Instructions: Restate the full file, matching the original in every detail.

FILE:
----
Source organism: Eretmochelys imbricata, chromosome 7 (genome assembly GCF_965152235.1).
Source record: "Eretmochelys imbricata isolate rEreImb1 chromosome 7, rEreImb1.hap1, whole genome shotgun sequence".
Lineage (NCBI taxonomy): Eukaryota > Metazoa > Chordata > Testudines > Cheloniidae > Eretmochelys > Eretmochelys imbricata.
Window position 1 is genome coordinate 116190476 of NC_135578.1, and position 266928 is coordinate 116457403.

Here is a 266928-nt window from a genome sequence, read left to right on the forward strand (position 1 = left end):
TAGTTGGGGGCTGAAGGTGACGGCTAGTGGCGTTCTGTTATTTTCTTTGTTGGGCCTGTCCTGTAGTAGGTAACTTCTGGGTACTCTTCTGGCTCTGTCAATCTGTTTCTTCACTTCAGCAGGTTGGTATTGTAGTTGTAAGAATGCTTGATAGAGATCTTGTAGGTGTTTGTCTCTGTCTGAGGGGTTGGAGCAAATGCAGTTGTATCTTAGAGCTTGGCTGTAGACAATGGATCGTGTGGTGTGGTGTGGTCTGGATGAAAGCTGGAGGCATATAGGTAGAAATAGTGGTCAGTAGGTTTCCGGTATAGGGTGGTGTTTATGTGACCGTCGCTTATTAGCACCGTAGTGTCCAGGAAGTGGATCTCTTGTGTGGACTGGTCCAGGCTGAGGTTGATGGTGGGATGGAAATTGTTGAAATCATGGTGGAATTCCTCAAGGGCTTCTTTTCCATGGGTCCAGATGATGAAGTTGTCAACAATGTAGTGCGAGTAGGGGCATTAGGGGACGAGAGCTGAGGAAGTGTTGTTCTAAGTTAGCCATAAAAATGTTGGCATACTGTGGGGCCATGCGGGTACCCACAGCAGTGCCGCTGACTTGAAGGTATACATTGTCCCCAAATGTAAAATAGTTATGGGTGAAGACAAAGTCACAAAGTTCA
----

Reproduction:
Source organism: Eretmochelys imbricata, chromosome 7 (genome assembly GCF_965152235.1).
Source record: "Eretmochelys imbricata isolate rEreImb1 chromosome 7, rEreImb1.hap1, whole genome shotgun sequence".
Lineage (NCBI taxonomy): Eukaryota > Metazoa > Chordata > Testudines > Cheloniidae > Eretmochelys > Eretmochelys imbricata.
Window position 1 is genome coordinate 116190476 of NC_135578.1, and position 266928 is coordinate 116457403.

Here is a 266928-nt window from a genome sequence, read left to right on the forward strand (position 1 = left end):
TAGTTGGGGGCTGAAGGTGACGGCTAGTGGCGTTCTGTTATTTTCTTTGTTGGGCCTGTCCTGTAGTAGGTAACTTCTGGGTACTCTTCTGGCTCTGTCAATCTGTTTCTTCACTTCAGCAGGTTGGTATTGTAGTTGTAAGAATGCTTGATAGAGATCTTGTAGGTGTTTGTCTCTGTCTGAGGGGTTGGAGCAAATGCAGTTGTATCTTAGAGCTTGGCTGTAGACAATGGATCGTGTGGTGTGGTGTGGTCTGGATGAAAGCTGGAGGCATATAGGTAGAAATAGTGGTCAGTAGGTTTCCGGTATAGGGTGGTGTTTATGTGACCGTCGCTTATTAGCACCGTAGTGTCCAGGAAGTGGATCTCTTGTGTGGACTGGTCCAGGCTGAGGTTGATGGTGGGATGGAAATTGTTGAAATCATGGTGGAATTCCTCAAGGGCTTCTTTTCCATGGGTCCAGATGATGAAGTTGTCAACAATGTAGTGCGAGTAGGGGCATTAGGGGACGAGAGCTGAGGAAGTGTTGTTCTAAGTTAGCCATAAAAATGTTGGCATACTGTGGGGCCATGCGGGTACCCACAGCAGTGCCGCTGACTTGAAGGTATACATTGTCCCCAAATGTAAAATAGTTATGGGTGAAGACAAAGTCACAAAGTTCA